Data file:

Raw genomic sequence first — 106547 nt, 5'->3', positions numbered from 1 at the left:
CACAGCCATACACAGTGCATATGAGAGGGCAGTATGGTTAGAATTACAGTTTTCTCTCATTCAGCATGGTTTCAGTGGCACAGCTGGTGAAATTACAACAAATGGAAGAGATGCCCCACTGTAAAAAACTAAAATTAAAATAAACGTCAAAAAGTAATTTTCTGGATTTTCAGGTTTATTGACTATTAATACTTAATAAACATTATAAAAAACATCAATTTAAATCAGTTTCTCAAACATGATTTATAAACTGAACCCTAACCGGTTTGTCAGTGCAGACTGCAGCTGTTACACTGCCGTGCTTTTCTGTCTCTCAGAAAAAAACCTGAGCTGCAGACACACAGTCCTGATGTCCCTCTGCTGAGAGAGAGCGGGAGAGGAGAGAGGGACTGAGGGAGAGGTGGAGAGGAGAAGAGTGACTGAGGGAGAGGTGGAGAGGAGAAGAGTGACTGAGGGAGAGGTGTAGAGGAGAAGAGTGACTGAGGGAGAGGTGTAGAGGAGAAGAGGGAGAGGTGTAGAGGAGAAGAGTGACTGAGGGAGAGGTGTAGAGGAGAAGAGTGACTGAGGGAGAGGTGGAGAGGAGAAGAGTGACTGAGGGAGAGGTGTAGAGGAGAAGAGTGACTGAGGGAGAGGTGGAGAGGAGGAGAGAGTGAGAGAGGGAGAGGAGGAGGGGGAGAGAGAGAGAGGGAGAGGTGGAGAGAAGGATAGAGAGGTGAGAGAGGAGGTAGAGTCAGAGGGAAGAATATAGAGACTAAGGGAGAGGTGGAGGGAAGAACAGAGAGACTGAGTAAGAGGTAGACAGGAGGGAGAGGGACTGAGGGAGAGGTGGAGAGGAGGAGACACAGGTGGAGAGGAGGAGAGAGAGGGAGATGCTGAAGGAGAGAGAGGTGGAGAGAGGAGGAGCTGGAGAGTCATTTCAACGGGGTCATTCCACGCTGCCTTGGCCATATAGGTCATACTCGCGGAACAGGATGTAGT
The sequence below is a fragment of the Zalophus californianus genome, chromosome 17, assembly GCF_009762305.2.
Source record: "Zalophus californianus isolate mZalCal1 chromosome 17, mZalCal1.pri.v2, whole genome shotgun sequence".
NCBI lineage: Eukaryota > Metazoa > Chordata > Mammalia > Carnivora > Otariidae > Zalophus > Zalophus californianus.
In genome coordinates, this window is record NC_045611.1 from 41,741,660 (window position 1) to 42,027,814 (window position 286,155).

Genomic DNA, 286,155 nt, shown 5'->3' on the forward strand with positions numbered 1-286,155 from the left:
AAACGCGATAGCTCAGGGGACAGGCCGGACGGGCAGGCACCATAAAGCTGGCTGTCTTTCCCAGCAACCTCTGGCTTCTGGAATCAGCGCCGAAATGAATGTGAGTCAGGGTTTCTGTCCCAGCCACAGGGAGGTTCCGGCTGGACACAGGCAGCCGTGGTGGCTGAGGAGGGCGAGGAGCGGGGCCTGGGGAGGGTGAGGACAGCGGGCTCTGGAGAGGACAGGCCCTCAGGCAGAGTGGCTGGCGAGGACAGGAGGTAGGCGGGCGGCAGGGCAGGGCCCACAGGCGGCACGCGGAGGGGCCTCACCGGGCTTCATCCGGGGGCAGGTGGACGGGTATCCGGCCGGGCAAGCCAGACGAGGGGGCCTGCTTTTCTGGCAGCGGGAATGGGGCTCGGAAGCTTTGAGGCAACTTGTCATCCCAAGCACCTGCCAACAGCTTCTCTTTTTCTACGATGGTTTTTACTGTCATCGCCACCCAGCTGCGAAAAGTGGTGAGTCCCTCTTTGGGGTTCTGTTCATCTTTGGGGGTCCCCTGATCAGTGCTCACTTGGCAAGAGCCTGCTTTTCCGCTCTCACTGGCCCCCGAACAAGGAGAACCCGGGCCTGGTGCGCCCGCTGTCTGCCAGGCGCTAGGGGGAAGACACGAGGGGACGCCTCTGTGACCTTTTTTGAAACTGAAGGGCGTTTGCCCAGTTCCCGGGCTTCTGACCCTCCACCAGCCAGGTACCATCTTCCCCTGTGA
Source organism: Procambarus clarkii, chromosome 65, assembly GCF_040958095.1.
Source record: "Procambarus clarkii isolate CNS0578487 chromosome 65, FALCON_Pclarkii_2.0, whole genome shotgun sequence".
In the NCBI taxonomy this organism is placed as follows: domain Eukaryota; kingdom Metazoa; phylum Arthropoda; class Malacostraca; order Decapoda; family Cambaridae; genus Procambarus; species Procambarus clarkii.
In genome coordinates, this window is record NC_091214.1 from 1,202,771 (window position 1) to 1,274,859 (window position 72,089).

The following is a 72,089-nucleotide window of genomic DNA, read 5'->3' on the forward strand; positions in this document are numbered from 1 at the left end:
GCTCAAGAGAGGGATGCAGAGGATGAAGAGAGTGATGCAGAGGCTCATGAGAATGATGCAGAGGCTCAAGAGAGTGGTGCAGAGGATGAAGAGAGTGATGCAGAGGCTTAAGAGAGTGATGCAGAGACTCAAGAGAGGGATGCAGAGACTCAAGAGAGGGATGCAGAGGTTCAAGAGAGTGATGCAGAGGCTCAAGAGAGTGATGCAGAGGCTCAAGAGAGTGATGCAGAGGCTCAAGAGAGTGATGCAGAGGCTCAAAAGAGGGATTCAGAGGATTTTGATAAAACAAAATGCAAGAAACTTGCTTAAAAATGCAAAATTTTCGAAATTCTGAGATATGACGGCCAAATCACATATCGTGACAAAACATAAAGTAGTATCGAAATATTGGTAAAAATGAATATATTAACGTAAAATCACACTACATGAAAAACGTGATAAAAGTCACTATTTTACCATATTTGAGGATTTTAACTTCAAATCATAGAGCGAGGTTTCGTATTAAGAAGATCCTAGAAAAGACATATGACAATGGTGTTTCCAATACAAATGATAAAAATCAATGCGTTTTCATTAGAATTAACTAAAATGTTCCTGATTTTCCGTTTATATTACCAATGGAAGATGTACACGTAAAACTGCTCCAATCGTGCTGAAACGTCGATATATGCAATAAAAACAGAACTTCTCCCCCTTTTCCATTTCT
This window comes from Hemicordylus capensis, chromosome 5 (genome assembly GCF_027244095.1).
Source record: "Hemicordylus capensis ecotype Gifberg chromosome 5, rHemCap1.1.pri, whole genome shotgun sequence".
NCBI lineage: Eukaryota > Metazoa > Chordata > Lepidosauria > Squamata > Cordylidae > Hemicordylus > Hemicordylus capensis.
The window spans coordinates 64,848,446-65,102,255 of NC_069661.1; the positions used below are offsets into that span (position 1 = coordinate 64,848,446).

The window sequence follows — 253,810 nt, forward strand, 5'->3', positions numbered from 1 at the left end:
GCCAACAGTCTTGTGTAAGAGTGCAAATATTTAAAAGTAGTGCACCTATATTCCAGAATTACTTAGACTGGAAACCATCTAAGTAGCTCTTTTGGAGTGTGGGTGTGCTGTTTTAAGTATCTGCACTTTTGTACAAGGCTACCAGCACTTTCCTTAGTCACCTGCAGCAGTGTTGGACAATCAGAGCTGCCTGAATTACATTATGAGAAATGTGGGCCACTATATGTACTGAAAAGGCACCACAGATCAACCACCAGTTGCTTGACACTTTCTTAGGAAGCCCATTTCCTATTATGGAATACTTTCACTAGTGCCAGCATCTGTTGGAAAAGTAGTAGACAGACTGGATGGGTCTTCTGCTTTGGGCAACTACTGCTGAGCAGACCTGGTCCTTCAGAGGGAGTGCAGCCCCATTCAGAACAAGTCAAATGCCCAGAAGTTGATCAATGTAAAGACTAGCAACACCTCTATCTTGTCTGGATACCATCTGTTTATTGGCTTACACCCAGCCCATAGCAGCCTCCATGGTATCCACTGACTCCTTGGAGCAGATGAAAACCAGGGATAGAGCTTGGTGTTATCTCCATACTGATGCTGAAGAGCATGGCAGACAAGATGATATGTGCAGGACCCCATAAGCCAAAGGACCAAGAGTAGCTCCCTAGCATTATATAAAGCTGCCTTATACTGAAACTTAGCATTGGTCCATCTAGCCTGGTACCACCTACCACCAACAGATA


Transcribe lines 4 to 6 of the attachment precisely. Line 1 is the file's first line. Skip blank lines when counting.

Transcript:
Source record: "Zalophus californianus isolate mZalCal1 chromosome 17, mZalCal1.pri.v2, whole genome shotgun sequence".
NCBI lineage: Eukaryota > Metazoa > Chordata > Mammalia > Carnivora > Otariidae > Zalophus > Zalophus californianus.
In genome coordinates, this window is record NC_045611.1 from 41,741,660 (window position 1) to 42,027,814 (window position 286,155).